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Coal plant

Shutting down coal plants will increase electricity prices, according to the Heartland Institute.

APPLETON — WE Energies has announced it plans to close the Pleasant Prairie coal-fired power plant in southeastern Wisconsin. WE Energies says closing the power plant and building a new solar installation will save consumers money in the long run and help the utility company comply with Obama-era regulations limiting carbon dioxide emitted from power plants.

WE Energies is electing to close the plant despite the fact the Trump administration is currently working to repeal the regulations WE Energies says it’s trying to comply with.

According to data from the U.S. Energy Information Administration, only two power plants in Wisconsin generated more electricity in 2015 than the Pleasant Prairie power station, which was responsible for 12.7 percent of all electricity generated statewide.

Despite WE Energies’ promises of lower prices for consumers, the premature closure of the Pleasant Prairie coal-fired power plant will drive up electricity costs for families, businesses and manufacturers. On average, existing coal-fired power plants generate electricity for about 40 percent less than new natural gas plants and 350 percent (3.5 times) less than solar installations.

Closing Pleasant Prairie will not only raise consumer electricity prices, it will do so while providing few, if any, environmental benefits. WE Energies plans to close the plant to comply with the Obama administration’s Clean Power Plan, which sought to reduce greenhouse-gas emissions from power plants by 32 percent below 2005 levels by 2030. The Obama administration claimed at the time it created these limits to help stop man-caused climate change.

However, even the climate models used by President Barack Obama’s own Environmental Protection Agency found that if the entire country were to comply with the Obama regulations, it would avoid just .018 degrees Celsius of warming by 2100, an amount too small to be measured with even the most sophisticated scientific equipment. This is precisely why the Obama regulations were put on hold by the Supreme Court in 2016 and are likely to be repealed or replaced by the Trump administration.

By now, the reader may be asking themselves, “Why would WE Energies want to shut down Pleasant Prairie if it will raise electricity prices and fail to help the environment?” The answer is because WE Energies will likely benefit financially from the decision.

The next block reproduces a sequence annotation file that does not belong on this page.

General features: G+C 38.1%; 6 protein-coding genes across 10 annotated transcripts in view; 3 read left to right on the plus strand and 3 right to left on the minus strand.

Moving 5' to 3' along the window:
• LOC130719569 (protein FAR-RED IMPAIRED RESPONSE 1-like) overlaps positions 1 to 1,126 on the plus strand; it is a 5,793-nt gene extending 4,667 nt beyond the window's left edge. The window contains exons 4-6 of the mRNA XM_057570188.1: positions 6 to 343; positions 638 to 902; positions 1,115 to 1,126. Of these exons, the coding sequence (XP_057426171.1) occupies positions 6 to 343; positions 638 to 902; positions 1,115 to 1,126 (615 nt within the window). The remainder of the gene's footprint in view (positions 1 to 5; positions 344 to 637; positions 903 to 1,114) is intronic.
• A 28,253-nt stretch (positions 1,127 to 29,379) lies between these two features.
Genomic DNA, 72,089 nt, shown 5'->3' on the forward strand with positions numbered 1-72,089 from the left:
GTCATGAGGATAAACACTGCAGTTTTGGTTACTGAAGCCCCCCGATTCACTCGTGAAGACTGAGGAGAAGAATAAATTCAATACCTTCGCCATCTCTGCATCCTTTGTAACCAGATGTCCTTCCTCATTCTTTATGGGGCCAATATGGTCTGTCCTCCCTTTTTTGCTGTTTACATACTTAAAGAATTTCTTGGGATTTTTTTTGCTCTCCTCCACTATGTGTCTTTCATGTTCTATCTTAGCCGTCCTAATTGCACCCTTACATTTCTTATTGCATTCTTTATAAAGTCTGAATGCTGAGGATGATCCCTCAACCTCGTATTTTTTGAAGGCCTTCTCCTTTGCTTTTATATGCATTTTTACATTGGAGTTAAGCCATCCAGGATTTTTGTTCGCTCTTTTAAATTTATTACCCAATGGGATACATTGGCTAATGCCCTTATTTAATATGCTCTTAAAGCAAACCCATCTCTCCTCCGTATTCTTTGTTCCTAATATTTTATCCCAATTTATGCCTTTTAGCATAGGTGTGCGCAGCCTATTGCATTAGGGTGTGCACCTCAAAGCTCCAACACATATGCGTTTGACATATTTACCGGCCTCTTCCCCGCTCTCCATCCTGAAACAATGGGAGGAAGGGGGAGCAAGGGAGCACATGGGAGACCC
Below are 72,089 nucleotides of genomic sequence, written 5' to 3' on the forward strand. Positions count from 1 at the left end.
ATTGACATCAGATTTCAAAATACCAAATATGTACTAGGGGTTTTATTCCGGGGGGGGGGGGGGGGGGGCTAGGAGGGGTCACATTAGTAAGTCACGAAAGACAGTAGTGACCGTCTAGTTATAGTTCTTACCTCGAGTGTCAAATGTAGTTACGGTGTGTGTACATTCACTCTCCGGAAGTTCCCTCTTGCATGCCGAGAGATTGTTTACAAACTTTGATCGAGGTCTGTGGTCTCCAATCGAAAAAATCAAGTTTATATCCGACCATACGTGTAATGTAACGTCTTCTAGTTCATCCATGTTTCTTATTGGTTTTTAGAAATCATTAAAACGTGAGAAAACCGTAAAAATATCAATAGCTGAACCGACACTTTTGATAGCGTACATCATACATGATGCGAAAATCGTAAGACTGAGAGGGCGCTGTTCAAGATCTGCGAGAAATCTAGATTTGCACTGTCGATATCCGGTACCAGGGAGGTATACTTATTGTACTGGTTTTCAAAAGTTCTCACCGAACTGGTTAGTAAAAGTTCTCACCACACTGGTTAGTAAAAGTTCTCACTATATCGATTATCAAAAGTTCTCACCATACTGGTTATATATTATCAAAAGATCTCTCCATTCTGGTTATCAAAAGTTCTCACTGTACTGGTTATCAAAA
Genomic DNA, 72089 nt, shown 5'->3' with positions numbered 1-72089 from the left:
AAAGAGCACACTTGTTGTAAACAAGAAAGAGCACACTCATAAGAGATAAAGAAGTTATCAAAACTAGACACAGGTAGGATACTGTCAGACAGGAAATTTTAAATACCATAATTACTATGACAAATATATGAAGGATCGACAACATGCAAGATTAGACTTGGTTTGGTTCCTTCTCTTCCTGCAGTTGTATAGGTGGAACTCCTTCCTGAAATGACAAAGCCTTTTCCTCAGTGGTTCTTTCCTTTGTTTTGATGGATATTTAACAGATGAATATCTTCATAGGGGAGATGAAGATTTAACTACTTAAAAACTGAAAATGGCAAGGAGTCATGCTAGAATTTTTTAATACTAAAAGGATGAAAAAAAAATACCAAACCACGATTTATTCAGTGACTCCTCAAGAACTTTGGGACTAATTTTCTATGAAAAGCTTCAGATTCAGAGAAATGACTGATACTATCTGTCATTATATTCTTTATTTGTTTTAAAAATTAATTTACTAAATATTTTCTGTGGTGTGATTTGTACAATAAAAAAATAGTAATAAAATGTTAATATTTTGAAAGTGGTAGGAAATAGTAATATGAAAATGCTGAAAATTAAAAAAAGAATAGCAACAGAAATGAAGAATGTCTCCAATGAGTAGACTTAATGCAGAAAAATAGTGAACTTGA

Imagine a scenario in which you are reimbursed for everything new you purchase for your home. Appliances that were once serviceable would suddenly become replaceable. Sure, the dryer might still be working, but it’s getting old. The cabinets might not be falling apart, but they look outdated. If someone is going to reimburse you for new purchases, why wouldn’t you make those costly changes?

Now, imagine if you were paid a profit to replace things in your own house using other people’s money. The couch you bought a few years ago would suddenly be on the chopping block, as would the refrigerator, which still works, but seems to be making a weird noise.

This is essentially how public utility companies such as WE Energies are now being paid. In public energy policy, this arrangement is called “rate-of-return regulation,” and it allows utility companies to get paid extra cash for building more equipment and generating capacity than they need.

The incentive to overbuild to increase corporate profits is obvious under this scheme, so public service companies must justify their expenses to the state Public Service Commission. The role of the PSC is to ensure electricity consumers are not being unfairly charged for unnecessary spending by utility companies. What PSC does will not determine whether Pleasant Prairie will be permitted to close, but it should scrutinize plans to replace perfectly well-functioning power plants with new natural gas plans and expensive solar projects.

Wisconsin businesses need low energy prices to maintain the state’s position as a key manufacturing hub. Manufacturers still provide jobs to more than 16 percent of Wisconsin’s total workforce, making them an extremely important part of the state’s economy.

The decision by WE Energies to close Pleasant Prairie will raise electricity prices and make Wisconsin manufacturers less competitive with U.S. and foreign competitors — all while achieving zero measurable climate-change-related benefits. Further, this decision is being made largely to comply with Obama-era requirements that will likely no longer exist in the near future.

Wisconsinites deserve better.

Orr, of Appleton, is a research fellow for energy and environmental policy at the conservative Heartland Institute: iorr@heartland.org.

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